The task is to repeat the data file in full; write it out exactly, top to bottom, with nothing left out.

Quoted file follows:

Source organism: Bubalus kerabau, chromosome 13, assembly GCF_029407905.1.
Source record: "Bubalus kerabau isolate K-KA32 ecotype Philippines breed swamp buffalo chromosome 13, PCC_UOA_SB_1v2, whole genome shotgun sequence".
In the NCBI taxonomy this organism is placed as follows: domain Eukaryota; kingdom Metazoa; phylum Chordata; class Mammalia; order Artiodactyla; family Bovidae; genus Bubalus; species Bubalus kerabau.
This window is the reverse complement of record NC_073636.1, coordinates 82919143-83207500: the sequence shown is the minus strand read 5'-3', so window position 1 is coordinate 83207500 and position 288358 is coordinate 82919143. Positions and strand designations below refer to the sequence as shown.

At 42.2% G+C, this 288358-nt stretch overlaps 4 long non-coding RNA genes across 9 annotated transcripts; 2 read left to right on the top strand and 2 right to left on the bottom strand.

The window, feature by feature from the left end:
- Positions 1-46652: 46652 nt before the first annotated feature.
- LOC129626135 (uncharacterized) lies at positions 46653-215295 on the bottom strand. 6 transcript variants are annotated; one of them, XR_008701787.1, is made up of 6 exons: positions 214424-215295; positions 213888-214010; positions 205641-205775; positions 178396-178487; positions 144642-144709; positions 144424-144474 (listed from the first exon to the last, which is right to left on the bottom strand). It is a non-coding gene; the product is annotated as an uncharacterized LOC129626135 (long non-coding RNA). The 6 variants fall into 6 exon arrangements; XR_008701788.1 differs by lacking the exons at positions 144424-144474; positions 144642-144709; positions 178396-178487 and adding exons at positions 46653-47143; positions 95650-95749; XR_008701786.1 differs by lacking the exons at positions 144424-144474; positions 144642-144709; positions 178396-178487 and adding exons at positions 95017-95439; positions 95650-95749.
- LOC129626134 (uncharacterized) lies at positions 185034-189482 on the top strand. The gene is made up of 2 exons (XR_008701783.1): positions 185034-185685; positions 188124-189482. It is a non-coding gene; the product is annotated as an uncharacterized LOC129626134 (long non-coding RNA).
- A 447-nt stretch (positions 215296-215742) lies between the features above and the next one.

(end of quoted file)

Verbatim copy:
Source organism: Bubalus kerabau, chromosome 13, assembly GCF_029407905.1.
Source record: "Bubalus kerabau isolate K-KA32 ecotype Philippines breed swamp buffalo chromosome 13, PCC_UOA_SB_1v2, whole genome shotgun sequence".
In the NCBI taxonomy this organism is placed as follows: domain Eukaryota; kingdom Metazoa; phylum Chordata; class Mammalia; order Artiodactyla; family Bovidae; genus Bubalus; species Bubalus kerabau.
This window is the reverse complement of record NC_073636.1, coordinates 82919143-83207500: the sequence shown is the minus strand read 5'-3', so window position 1 is coordinate 83207500 and position 288358 is coordinate 82919143. Positions and strand designations below refer to the sequence as shown.

At 42.2% G+C, this 288358-nt stretch overlaps 4 long non-coding RNA genes across 9 annotated transcripts; 2 read left to right on the top strand and 2 right to left on the bottom strand.

The window, feature by feature from the left end:
- Positions 1-46652: 46652 nt before the first annotated feature.
- LOC129626135 (uncharacterized) lies at positions 46653-215295 on the bottom strand. 6 transcript variants are annotated; one of them, XR_008701787.1, is made up of 6 exons: positions 214424-215295; positions 213888-214010; positions 205641-205775; positions 178396-178487; positions 144642-144709; positions 144424-144474 (listed from the first exon to the last, which is right to left on the bottom strand). It is a non-coding gene; the product is annotated as an uncharacterized LOC129626135 (long non-coding RNA). The 6 variants fall into 6 exon arrangements; XR_008701788.1 differs by lacking the exons at positions 144424-144474; positions 144642-144709; positions 178396-178487 and adding exons at positions 46653-47143; positions 95650-95749; XR_008701786.1 differs by lacking the exons at positions 144424-144474; positions 144642-144709; positions 178396-178487 and adding exons at positions 95017-95439; positions 95650-95749.
- LOC129626134 (uncharacterized) lies at positions 185034-189482 on the top strand. The gene is made up of 2 exons (XR_008701783.1): positions 185034-185685; positions 188124-189482. It is a non-coding gene; the product is annotated as an uncharacterized LOC129626134 (long non-coding RNA).
- A 447-nt stretch (positions 215296-215742) lies between the features above and the next one.